I've been working on living zero waste for almost a year now. For those of you who haven't heard of the zero waste lifestyle, essentially it means that you live your life in a way that creates as little garbage as possible. It turns out that it's much easier than I originally expected to not create any garbage. It definitely takes a little more effort than the average convenience lifestyle that most people are accustomed to, but I believe that we make the effort for the things that are important in our lives. Living a sustainable lifestyle is a high priority for me, so I am happy to put in the effort. Plus, I love making shit and that's a huge part of it. I've learned how to make my own dish soap, laundry detergent, moisturiser, deodorant, and toothpaste. Putting effort into your daily routine is so incredibly satisfying.

The only area of my life that has been a bit of a struggle in terms of zero waste has been my art practice. I primarily use acrylic paints, and those are essentially made from plastic. I haven't totally figured out a solution to the acrylic paint problem, but I have been experimenting with making my own paints using things like turmeric and beet root powder as pigments. It's been a really interesting experiment trying to figure out new techniques to reduce the waste that my art making creates.

Instead of buying paints in tubes, I'm now buying them in tubs. This way once they're empty, I can reuse them to mix other colours and store paint in. The cool thing about buying these containers is that you can't really get rare paint colours in tubs, it's mainly just your basics so I've been having to mix a lot more of my own colours. My colours are so much richer, more interesting and unique since I've started mixing them myself. I feel like a little alchemist, tinkering around with everything to find the exact right hue. The surfaces I'm using have also changed a lot. I'm no longer buying paper that comes packaged in plastic, so I'm limited to using certain brands, and sometimes having to cut larger pieces of paper down to size. I've been stretching my own canvases a lot more lately as well, which is incredibly satisfying in its own way. And I've always been doing this, but I paint over old paintings that aren't doing it for me anymore. It saves me some money, reduces waste and adds a really interesting base layer.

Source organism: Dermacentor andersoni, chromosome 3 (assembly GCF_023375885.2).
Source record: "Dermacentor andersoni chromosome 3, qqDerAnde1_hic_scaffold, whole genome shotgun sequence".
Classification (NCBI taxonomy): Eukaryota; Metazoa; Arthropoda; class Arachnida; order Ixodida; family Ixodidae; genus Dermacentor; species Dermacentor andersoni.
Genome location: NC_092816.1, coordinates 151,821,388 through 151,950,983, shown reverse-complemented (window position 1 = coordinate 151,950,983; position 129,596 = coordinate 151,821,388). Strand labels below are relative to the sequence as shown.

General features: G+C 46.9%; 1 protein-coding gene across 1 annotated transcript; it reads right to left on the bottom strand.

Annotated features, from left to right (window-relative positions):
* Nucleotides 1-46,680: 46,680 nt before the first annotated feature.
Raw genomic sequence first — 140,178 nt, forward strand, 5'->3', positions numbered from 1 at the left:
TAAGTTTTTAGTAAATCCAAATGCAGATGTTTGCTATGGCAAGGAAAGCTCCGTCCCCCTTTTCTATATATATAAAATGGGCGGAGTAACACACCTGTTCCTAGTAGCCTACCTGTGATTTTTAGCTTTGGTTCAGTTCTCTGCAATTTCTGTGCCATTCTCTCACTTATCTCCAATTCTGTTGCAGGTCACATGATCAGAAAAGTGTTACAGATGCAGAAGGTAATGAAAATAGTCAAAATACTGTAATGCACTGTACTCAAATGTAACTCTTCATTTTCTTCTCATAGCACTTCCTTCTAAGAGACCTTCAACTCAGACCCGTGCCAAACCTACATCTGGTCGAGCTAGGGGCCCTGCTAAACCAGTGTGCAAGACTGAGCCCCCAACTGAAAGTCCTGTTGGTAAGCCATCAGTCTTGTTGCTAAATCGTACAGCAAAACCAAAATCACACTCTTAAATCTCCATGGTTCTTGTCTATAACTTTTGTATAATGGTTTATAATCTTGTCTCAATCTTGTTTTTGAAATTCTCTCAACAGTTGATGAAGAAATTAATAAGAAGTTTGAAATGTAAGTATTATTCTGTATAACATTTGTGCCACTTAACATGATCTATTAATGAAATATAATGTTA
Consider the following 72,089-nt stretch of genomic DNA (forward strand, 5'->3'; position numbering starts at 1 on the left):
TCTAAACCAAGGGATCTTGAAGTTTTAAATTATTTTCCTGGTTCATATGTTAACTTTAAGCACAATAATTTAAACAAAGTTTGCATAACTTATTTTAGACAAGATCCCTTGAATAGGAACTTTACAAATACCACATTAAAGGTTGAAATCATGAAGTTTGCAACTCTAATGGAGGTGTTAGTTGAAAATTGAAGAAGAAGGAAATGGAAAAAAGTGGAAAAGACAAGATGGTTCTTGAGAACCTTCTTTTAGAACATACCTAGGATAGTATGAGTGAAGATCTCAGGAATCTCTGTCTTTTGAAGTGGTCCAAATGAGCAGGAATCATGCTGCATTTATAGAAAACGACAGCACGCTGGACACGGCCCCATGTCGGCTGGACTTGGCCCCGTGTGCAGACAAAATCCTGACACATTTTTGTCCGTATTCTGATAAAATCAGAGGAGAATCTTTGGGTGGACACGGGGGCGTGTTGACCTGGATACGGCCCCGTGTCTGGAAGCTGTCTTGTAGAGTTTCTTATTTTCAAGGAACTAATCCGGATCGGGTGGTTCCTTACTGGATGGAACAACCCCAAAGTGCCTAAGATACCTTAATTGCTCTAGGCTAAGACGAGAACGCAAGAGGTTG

The most significant shift that this process has created for me is that it's made me really think a lot more about the materials that I'm using.  I always thought that the materials were a really important part of my work, but it turns out that I never truly thought about them until I started thinking about how I purchased my supplies. By limiting the materials that I feel comfortable using, I've actually broadened what I can do. I've switched from using aerosol spray paints to mixing my own pigments in order to create a similar effect. I have to work a lot harder now to figure out how to get the desired effects that I want, and that's kind of really cool. It's made the process so much more interesting, and when your work is primarily about the process, that's pretty freakin' phenomenal. 


Nicole YoungComment